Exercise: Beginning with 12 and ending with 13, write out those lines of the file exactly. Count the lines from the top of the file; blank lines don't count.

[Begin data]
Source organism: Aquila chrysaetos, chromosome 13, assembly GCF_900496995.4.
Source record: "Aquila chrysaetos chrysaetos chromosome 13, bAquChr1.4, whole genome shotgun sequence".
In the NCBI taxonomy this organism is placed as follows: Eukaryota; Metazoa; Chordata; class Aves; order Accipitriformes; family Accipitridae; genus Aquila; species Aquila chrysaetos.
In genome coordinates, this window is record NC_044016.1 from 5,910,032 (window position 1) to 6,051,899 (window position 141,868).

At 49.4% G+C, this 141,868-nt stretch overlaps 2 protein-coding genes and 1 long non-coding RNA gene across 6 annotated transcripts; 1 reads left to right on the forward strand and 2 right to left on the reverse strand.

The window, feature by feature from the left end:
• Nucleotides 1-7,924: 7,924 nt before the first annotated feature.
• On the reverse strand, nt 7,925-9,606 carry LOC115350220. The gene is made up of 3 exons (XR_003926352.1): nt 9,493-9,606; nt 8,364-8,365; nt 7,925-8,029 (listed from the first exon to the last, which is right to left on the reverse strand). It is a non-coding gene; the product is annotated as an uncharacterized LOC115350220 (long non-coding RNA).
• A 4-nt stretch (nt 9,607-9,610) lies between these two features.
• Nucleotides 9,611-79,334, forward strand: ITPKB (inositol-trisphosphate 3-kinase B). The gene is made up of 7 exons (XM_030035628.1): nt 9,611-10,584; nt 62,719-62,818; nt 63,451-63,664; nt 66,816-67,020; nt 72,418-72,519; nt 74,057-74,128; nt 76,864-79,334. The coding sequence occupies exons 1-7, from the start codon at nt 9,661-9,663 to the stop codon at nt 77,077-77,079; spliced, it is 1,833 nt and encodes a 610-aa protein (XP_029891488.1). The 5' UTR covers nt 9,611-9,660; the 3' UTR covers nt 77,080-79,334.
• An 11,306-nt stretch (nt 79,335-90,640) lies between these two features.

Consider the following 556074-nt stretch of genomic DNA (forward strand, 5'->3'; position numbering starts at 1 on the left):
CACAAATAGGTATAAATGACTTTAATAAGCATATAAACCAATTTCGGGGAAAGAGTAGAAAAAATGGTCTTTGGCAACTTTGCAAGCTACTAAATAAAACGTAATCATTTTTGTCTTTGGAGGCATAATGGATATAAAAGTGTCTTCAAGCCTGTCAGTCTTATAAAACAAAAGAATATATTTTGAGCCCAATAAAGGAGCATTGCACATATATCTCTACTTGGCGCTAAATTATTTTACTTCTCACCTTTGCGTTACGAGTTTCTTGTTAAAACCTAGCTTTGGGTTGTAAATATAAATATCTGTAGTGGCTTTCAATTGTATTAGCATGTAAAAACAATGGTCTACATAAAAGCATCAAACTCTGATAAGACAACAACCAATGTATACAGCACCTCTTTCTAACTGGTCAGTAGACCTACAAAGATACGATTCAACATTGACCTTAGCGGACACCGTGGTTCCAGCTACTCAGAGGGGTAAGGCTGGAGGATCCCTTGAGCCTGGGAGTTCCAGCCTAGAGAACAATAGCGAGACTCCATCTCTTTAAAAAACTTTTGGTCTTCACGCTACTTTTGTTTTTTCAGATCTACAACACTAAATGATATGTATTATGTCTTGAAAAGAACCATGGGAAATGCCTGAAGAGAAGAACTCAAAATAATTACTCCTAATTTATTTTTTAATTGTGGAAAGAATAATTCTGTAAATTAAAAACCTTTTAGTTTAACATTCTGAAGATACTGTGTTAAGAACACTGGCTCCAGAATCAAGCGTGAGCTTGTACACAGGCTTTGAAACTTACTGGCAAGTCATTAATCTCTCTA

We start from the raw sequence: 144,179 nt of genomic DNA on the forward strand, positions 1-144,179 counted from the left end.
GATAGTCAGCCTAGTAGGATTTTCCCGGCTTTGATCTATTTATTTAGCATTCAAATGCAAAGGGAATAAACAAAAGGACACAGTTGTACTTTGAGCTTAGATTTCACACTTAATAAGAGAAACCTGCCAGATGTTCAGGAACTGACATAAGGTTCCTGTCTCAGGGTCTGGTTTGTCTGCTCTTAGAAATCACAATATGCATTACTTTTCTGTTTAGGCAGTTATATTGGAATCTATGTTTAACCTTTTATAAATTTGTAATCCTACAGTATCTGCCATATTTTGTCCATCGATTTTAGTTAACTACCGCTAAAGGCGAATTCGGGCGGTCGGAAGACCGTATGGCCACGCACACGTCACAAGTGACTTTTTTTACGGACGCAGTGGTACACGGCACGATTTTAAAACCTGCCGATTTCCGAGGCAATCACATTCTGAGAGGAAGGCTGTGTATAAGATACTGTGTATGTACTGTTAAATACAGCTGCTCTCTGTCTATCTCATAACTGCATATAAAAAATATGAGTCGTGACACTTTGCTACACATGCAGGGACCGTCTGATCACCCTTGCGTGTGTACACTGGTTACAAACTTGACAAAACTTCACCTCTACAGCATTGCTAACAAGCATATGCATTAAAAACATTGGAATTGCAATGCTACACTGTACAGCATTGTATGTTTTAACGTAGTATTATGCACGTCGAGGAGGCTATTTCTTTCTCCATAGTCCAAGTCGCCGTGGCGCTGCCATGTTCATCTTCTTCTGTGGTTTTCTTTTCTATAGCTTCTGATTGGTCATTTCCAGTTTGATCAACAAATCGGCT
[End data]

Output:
Consider the following 556074-nt stretch of genomic DNA (forward strand, 5'->3'; position numbering starts at 1 on the left):
CACAAATAGGTATAAATGACTTTAATAAGCATATAAACCAATTTCGGGGAAAGAGTAGAAAAAATGGTCTTTGGCAACTTTGCAAGCTACTAAATAAAACGTAATCATTTTTGTCTTTGGAGGCATAATGGATATAAAAGTGTCTTCAAGCCTGTCAGTCTTATAAAACAAAAGAATATATTTTGAGCCCAATAAAGGAGCATTGCACATATATCTCTACTTGGCGCTAAATTATTTTACTTCTCACCTTTGCGTTACGAGTTTCTTGTTAAAACCTAGCTTTGGGTTGTAAATATAAATATCTGTAGTGGCTTTCAATTGTATTAGCATGTAAAAACAATGGTCTACATAAAAGCATCAAACTCTGATAAGACAACAACCAATGTATACAGCACCTCTTTCTAACTGGTCAGTAGACCTACAAAGATACGATTCAACATTGACCTTAGCGGACACCGTGGTTCCAGCTACTCAGAGGGGTAAGGCTGGAGGATCCCTTGAGCCTGGGAGTTCCAGCCTAGAGAACAATAGCGAGACTCCATCTCTTTAAAAAACTTTTGGTCTTCACGCTACTTTTGTTTTTTCAGATCTACAACACTAAATGATATGTATTATGTCTTGAAAAGAACCATGGGAAATGCCTGAAGAGAAGAACTCAAAATAATTACTCCTAATTTATTTTTTAATTGTGGAAAGAATAATTCTGTAAATTAAAAACCTTTTAGTTTAACATTCTGAAGATACTGTGTTAAGAACACTGGCTCCAGAATCAAGCGTGAGCTTGTACACAGGCTTTGAAACTTACTGGCAAGTCATTAATCTCTCTA